The resident bhikkhu is Ven. Punnadhammo, aCanadian, who began studying the Dhamma in 1979 under Kema Ananda. KemaAnanda was a student of Ven. Ananda Bodhi (later Namgyal Rinpoche); he hadhimself been ordained as a samanera (novice) but opted to disrobe andpractise as a layman after one year in robes. He founded the Centre in 1975and was the first teacher there. Kema was an expert in the Burmese Insightmethod of Mahasi Sayadaw and passed these teachings on to Ven. Punnadhammowho did a one-year solitary retreat as a layman at Arrow River in 1988-89.After this he went to Thailand and was ordained in Thailand in the foresttradition of Ajahn Chah in 1990. Between 1990 and 1995 he was based at WatPah Nanachat.
        In 1995 Kema Ananda contracted lung cancer andanticipating his imminent death he asked Ven. Punnadhammo to return to Canadaand to assume management of the Centre. Ven. Punnadhammo returned with theblessing of his seniors in the Order in November of that year and was able tospend some time with his beloved teacher before his death.
        The Centre is now a monastery but it is ourintention to continue the fine tradition established by Kema Ananda. We stilloffer the opportunity for serious students to pursue the practice of Dhammain a quiet forest setting. We are ideally set-up for long-term retreats andwelcome serious enquiries. From the beginning of the Arrow River Center, KemaAnanda emphasised the principle of not charging for the Dhamma and, althoughthis policy has sometimes been difficult to maintain in the face of thefinancial reality, we have always adhered to it as guaranteeing the purity ofthe teaching. We will continue to honour this principle in the future and theArrow River Center will operate with what is freely given.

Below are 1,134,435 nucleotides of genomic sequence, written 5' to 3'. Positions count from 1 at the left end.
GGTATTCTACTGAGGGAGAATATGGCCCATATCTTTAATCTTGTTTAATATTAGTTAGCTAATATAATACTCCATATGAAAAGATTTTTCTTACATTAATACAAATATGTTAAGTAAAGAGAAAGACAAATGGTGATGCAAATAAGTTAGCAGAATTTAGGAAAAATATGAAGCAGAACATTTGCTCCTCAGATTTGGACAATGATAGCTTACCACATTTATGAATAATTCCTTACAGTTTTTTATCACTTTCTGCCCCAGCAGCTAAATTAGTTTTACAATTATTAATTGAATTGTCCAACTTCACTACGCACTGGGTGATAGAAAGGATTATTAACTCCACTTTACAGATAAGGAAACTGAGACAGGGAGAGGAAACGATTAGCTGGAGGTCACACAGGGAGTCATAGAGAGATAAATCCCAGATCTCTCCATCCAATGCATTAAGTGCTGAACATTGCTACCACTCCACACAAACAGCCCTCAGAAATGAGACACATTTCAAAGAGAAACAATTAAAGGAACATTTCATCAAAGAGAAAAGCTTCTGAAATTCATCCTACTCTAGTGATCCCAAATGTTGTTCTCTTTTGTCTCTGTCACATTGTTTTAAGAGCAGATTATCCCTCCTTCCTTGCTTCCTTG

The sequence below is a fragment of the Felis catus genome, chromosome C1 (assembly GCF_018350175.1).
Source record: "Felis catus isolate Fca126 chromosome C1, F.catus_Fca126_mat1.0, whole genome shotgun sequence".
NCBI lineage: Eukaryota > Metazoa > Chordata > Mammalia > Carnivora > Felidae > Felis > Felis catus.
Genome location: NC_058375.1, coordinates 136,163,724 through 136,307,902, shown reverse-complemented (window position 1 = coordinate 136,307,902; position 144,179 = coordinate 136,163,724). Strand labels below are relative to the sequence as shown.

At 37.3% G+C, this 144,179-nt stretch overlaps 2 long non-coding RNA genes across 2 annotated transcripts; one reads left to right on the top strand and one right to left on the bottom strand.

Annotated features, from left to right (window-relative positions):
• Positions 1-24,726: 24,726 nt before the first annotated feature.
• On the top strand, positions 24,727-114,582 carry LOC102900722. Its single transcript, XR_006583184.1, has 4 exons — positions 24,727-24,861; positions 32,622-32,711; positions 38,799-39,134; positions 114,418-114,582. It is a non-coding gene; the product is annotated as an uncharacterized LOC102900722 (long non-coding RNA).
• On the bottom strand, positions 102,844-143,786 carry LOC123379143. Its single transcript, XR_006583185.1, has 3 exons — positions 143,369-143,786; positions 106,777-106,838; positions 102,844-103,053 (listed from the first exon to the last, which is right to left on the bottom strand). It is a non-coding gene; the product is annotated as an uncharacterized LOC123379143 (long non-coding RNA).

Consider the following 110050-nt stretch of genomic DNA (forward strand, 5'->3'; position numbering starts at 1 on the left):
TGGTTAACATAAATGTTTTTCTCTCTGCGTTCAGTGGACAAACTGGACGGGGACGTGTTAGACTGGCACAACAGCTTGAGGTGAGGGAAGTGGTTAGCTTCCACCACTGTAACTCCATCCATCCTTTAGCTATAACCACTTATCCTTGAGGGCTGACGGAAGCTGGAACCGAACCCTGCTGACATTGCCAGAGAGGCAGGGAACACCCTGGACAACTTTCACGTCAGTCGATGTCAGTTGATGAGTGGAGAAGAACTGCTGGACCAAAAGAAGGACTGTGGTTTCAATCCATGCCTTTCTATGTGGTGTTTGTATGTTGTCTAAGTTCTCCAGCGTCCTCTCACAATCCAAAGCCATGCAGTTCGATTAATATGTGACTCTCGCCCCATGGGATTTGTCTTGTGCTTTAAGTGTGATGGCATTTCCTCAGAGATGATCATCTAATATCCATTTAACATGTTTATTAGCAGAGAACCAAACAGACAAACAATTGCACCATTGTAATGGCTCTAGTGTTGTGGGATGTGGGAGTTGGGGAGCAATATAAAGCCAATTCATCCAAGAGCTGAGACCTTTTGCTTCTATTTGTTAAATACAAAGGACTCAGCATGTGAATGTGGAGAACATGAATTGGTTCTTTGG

For the foreseeable future we will try to havetwo or three monks and two or three lay people staying here most of the time.More can stay in the summer months if they are willing to 'rough it'.Eventually we hope to build additional kutis as resources become availablethrough donations. We currently require the ongoing presence of at least onelay person to act as monastery steward. This can be a rewarding experiencefor the right person.
  • • Arrow River Community Center
       (www.hotstar.net/~gdecr/arcc/arcc1.htm)
       Box2 RR7, Thunder Bay, Ontario P7C 5V5;
       Telephone 807-933-4434.
       email: arcc@foxnet.net
  • Birken Forest Monastery is situated in 18 acres of land in BritishColumbia, a few miles north-east of Princeton. It was opened in October oflast year with two resident samanas -- Venerable Sona and SamaneraThitapuñño, the latter receiving novice ordination from Ajahn Pasanno on theopening day. Birken is a hermitage with some accommodation for lay guests, alibrary, weekly Dhamma talks and discussions and a strong commitment toformal meditation practice. Venerable Sona extends the invitation to drop innext time you’re in B.C.

  • • Birken Forest Monastery,
       General Delivery,
       Princeton,
       B.C. VOX 1WO, Canada;
       phone/fax 250-295-3263.